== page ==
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Federal Circuit Affirms Attorney Fees Award Against Patent Holder With Weak Case; Decision Useful Against Patent Trolls

On December 16, 2019, the U.S. Court of Appeals for the Federal Circuit affirmed a District Court decision awarding attorney fees to defendants in a patent infringement lawsuit. In Blackbird Tech LLC v. Health in Motion LLC, the district court held and the Federal Circuit agreed that a) the patent holder’s litigation position was substantively weak; b) the case was litigated in an unreasonable manner; and c) attorney fees were warranted “to deter future abusive litigation,” even after the patent holder voluntarily dismissed its complaint with prejudice and executed a covenant not to sue the accused infringers.

This holding has substantial ramifications for companies receiving patent troll overtures. The process is familiar: A company receives a letter, or possibly a summons and complaint, that purports to explain why the company might be infringing one or more patents owned by an entity it has never heard of. Often, the accused conduct is something basic and generic like e-commerce, providing WiFi, or even simply having a website with conventional features. The patent owner, often a non-practicing entity (also often called a “patent troll”), graciously offers a way out of this situation: an “invitation” to license the patents in question at a price that is neither small enough to be insignificant nor large enough to justify engaging in a full litigation on the merits. After performing this unpleasant calculus, many grudgingly pay to make the issue go away, thinking that even if they were ultimately to win a lawsuit, they would still be out hundreds of thousands of dollars in legal fees.

A statutory provision (35 USC § 285) enables a court to award reasonable attorney fees in “exceptional cases”. The Supreme Court had previously indicated that an “exceptional” case is “simply one that stands out from others with respect to [either] the substantive strength of a party’s litigating position (considering both the governing law and the facts of the case) or the unreasonable manner in which the case was litigated.” Rather than articulating a precise rule, the Supreme Court indicated that district courts “may determine whether a case is ‘exceptional’ in the case-by-case exercise of their discretion.”

In the Blackbird decision, the case was deemed exceptional for both the substantive strength of the patent owner’s litigation position and “the unreasonable manner in which the case [was] litigated” by Blackbird. Granting an attorney fee award was warranted in this case “to deter future abusive litigation.” The Federal Circuit noted that, while a lack of early notice on the part of the accused that it will be seeking attorney fees can support a denial of attorney fees, such notice is not rigidly required. (Even so, the earlier and more often one can put the other side on notice for seeking attorney fees, the better.)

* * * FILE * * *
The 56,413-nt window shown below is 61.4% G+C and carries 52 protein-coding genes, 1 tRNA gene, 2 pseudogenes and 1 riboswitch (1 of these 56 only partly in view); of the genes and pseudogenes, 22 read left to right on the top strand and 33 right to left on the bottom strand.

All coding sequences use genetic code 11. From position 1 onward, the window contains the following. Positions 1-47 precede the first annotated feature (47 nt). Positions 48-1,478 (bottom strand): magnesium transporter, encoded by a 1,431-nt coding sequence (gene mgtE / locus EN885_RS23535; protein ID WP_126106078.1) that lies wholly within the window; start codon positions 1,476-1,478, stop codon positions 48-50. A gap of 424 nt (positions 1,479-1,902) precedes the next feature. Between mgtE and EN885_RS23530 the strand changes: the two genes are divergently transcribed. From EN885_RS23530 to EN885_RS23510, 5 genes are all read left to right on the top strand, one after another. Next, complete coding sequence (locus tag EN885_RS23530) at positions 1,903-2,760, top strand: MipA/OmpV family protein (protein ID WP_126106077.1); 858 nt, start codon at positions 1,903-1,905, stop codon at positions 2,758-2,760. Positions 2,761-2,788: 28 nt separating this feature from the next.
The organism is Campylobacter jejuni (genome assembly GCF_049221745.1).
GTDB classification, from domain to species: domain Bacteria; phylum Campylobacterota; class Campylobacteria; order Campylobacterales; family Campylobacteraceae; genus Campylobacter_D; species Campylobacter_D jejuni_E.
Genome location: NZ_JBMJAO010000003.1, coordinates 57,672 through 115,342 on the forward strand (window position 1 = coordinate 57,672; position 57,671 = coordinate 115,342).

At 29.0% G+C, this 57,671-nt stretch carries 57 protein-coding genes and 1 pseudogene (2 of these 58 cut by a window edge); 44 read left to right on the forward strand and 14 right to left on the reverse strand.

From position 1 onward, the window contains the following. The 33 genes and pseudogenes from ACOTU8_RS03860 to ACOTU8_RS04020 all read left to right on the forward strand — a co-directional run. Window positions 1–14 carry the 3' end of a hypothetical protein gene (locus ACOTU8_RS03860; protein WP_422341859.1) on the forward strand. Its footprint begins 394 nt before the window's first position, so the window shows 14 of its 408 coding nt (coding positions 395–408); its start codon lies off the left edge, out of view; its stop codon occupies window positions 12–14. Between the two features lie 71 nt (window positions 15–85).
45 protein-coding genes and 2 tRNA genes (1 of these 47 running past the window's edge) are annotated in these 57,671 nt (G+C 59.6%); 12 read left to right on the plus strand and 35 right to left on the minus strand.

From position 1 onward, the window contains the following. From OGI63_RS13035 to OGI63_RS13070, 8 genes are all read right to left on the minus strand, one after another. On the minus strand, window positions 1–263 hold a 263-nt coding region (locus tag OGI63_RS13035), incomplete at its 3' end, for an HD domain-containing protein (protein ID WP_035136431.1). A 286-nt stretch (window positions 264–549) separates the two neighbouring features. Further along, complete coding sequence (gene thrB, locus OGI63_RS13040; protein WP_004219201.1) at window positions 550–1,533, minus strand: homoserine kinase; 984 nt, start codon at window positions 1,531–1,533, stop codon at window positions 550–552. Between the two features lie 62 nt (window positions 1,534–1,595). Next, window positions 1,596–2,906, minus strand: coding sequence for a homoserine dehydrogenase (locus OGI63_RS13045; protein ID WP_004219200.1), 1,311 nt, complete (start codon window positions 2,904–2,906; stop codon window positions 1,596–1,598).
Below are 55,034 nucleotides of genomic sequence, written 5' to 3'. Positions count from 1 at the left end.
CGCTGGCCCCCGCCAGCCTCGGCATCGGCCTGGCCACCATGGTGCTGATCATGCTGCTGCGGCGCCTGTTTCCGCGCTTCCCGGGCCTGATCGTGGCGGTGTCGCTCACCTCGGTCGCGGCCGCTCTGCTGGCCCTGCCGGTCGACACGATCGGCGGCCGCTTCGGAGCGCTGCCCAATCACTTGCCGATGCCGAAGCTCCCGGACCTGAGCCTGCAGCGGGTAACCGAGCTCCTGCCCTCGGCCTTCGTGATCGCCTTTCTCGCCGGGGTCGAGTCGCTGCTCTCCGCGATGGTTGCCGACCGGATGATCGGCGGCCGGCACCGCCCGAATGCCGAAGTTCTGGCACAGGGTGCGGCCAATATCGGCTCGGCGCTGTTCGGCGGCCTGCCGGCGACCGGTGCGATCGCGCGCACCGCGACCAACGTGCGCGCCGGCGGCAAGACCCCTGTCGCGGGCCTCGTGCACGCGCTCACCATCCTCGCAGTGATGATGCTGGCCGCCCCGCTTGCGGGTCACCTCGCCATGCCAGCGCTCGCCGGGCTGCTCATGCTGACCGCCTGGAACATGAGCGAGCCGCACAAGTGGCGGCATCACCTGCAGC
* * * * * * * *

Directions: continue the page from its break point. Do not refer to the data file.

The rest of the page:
The Blackbird decision provides a roadmap for how to respond to patent infringement letters of this kind:

  • First, determine if a third party (such as a technology provider or a web designer) is actually responsible for the accused product or activity via an indemnity or other obligation.
  • Review the accused behavior and determine if the company actually engages in what it is being accused of doing.
  • Conduct an initial review of the patents in question to see if the claims of the patent read on the accused behavior.
  • If the patent owner’s case looks weak from the outset, call them out on it. You do not owe it to them to provide a comprehensive analysis. However, providing a few salient points explaining why their position is off-base can serve as the “focused and supported” notice that would help support a finding of exceptionality under the statute.

If you have any questions, please do not hesitate to contact Adam Cohen or Barry Negrin of Kane Kessler’s Intellectual Property Group.

This memo is provided for informational purposes only. It is not intended as legal advice, and readers should consult counsel to discuss how these matters relate to their individual or specific circumstances.

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